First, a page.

As the years passed, she grew into a lovely young teenager and her roles grew in size and importance. Eventually, she emerged from hundreds who were tested to play the role of Anne Shirley in the 1934 film adaptation of Lucy Maud Montgomery’s classic novel Anne of Green Gables. In the years prior, Dawn had worked primarily under the name of Dawn O’Day, but she now adopted the name of the character that had made her a star, Anne Shirley. (We can think of just one other example of an actor adopting the name of a character he or she played: Byron Barr had been acting for some years under his own name when he was cast in the 1942 film The Gay Sisters as a character named Gig Young; he was known professionally by that name for the rest of his life.)

Anne Shirley

Anne Shirley kept busy throughout her adolescence, but wasn’t given another truly standout role until, at age 19, she was cast as Barbara Stanwyck’s daughter in Stella Dallas (1937). Both Shirley and Stanwyck were nominated for Oscars for their work in that picture (Best Supporting Actress and Best Leading Actress, respectively), though neither would go on to win.

Shirley was now more in demand than ever, though her career has now entered a “one step forward, one step back” phase, with her films—and the roles she played in them—being of uneven quality. Her heart had never really been in her career—she had stuck with it largely to please her mother—and after appearing opposite Dick Powell in the classic film noir Murder, My Sweet (1944), she retired at age 26, never to return to the screen.

Anne Shirley remained in Hollywood for the rest of her life. She was married three times and had two children. She died on July 4, 1993, at 75.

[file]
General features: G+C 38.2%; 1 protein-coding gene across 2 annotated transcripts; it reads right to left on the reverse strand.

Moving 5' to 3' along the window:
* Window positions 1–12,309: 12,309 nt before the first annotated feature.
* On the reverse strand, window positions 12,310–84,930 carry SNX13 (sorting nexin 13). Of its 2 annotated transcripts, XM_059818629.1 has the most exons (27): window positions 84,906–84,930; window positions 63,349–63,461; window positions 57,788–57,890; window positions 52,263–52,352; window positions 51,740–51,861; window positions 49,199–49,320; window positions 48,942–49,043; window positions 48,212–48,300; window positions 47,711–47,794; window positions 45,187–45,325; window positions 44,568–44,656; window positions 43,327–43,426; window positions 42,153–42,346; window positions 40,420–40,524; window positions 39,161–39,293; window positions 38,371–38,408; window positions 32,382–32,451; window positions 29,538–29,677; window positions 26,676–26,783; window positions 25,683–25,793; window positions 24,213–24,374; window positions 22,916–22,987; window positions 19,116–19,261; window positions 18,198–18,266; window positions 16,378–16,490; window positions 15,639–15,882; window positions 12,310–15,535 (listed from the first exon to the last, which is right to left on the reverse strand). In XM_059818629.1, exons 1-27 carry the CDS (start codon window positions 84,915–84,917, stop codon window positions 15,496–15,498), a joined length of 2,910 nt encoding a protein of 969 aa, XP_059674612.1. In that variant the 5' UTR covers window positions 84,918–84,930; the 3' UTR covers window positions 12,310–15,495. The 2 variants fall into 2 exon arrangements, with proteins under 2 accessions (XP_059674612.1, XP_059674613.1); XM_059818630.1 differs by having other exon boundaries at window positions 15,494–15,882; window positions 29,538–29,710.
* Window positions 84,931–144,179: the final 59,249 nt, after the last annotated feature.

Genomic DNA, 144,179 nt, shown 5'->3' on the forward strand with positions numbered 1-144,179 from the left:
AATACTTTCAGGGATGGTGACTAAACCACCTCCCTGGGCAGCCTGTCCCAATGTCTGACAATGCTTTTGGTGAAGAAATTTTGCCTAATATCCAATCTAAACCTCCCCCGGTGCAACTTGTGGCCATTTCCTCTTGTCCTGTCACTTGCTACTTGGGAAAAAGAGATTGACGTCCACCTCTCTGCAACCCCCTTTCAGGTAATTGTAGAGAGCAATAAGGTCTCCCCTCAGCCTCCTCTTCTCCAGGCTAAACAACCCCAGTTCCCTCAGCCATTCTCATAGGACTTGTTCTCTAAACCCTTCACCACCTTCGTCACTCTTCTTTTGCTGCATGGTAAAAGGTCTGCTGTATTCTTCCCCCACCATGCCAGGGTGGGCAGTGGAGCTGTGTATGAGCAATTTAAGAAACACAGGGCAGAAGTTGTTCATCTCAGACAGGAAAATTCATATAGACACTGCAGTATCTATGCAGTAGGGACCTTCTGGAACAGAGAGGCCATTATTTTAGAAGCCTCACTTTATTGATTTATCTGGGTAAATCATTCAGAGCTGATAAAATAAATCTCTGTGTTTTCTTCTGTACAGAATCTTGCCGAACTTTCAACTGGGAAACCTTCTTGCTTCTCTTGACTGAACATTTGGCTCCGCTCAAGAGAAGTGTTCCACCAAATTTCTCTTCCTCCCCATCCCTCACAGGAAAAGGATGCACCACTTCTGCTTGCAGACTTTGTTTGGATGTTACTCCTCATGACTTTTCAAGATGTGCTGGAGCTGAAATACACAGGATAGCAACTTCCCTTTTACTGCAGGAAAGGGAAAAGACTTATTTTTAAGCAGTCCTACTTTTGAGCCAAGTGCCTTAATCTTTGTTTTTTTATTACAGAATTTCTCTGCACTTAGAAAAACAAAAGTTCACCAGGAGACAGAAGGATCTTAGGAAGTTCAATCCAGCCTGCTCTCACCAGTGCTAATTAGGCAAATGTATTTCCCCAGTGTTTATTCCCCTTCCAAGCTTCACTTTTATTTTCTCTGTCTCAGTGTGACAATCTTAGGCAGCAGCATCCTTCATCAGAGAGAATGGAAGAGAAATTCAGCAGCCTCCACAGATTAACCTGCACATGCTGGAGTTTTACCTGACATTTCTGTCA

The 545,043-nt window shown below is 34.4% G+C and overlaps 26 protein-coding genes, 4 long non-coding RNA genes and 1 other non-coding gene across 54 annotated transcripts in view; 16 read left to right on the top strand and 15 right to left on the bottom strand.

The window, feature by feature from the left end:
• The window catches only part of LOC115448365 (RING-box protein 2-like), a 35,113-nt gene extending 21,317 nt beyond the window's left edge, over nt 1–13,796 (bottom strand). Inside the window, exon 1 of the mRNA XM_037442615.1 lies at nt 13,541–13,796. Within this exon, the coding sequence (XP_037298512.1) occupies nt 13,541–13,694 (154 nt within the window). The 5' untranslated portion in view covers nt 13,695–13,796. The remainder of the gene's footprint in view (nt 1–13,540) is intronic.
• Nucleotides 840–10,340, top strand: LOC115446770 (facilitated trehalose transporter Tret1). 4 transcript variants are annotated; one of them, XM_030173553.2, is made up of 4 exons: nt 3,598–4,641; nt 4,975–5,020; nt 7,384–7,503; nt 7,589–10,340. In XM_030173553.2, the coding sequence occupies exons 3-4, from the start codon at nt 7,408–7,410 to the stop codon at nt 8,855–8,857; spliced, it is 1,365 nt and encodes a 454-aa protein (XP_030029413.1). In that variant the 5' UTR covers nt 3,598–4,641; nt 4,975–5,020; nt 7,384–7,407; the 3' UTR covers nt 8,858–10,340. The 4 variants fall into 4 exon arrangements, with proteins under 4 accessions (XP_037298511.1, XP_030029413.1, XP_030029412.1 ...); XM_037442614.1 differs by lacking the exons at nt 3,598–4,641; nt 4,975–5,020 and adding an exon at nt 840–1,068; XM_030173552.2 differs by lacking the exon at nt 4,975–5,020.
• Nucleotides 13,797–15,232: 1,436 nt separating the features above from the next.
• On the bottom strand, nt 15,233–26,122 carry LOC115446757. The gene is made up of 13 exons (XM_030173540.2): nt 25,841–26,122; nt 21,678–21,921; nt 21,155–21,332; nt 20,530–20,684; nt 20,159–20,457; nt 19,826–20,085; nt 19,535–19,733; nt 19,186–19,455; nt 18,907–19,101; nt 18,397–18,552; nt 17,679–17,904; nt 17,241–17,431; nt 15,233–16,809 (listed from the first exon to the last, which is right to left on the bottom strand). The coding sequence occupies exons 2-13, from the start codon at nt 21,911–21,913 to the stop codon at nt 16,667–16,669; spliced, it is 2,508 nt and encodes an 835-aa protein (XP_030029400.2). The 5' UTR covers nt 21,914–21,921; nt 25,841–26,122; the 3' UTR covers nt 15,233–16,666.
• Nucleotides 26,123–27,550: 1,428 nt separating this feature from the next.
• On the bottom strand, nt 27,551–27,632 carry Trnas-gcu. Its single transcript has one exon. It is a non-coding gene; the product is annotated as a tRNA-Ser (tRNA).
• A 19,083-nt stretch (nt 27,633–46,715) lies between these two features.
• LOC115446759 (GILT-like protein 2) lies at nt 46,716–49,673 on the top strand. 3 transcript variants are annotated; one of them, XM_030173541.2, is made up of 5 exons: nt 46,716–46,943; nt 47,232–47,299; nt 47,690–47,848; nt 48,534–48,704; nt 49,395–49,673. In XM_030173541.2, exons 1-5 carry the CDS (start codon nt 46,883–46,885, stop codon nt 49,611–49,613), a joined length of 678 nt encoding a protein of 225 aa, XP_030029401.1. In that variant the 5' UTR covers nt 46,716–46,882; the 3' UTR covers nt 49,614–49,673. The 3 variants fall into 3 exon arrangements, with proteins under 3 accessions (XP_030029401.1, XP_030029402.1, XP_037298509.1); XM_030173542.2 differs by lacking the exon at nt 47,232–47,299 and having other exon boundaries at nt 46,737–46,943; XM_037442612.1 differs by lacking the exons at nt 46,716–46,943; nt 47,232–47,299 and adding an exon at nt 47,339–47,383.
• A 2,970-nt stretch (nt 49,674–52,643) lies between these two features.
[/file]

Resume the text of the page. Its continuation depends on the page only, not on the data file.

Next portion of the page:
Happy birthday, Ms. Shirley, wherever you may be!

Happy Birthday, Claudette Colbert!

We’ve had the good fortune to meet a few stars from the Cladrite Era—Esther Williams, Gloria Stuart, Margaret Whiting, Cab Calloway, Kitty Carlisle—and we’ve enjoyed relatively close encounters (but not personal meetings) with others, among them Benny Goodman, Richard Widmark, Fay Wray, Dickie Moore, Jane Powell, Farley Granger and Francis Dee.

Our greatest regret in this area involves Claudette Colbert, who was born 112 years ago today. In 1985, we got see Ms. Colbert, costarring with Rex Harrison, in a Broadway revival of Frederick Lonsdale‘s 1923 drawing-room comedy Aren’t We All? It was an enjoyable production, and Ms. Colbert, whom we greatly admire, was delightful. So what was the issue?

For some reason, we didn’t wait by the stage door following the show to meet Ms. Colbert. As we said, we’re big fans, and we honestly don’t know what we were thinking in passing up that opportunity, but we’ve regretted it ever since, and ever more so as we became more and more immersed in the cinema of the 1930s and ’40s, when Ms. Colbert was in her glorious prime.

Perhaps in the next life, Ms. Williams or Ms. Carlisle will help us to rectify this misstep and introduce us to Ms. Colbert. But in the meantime, we’re thinking of Claudette Colbert on her birthday. Here’s hoping it’s a happy one, wherever she may be.

Claudette Colbert quote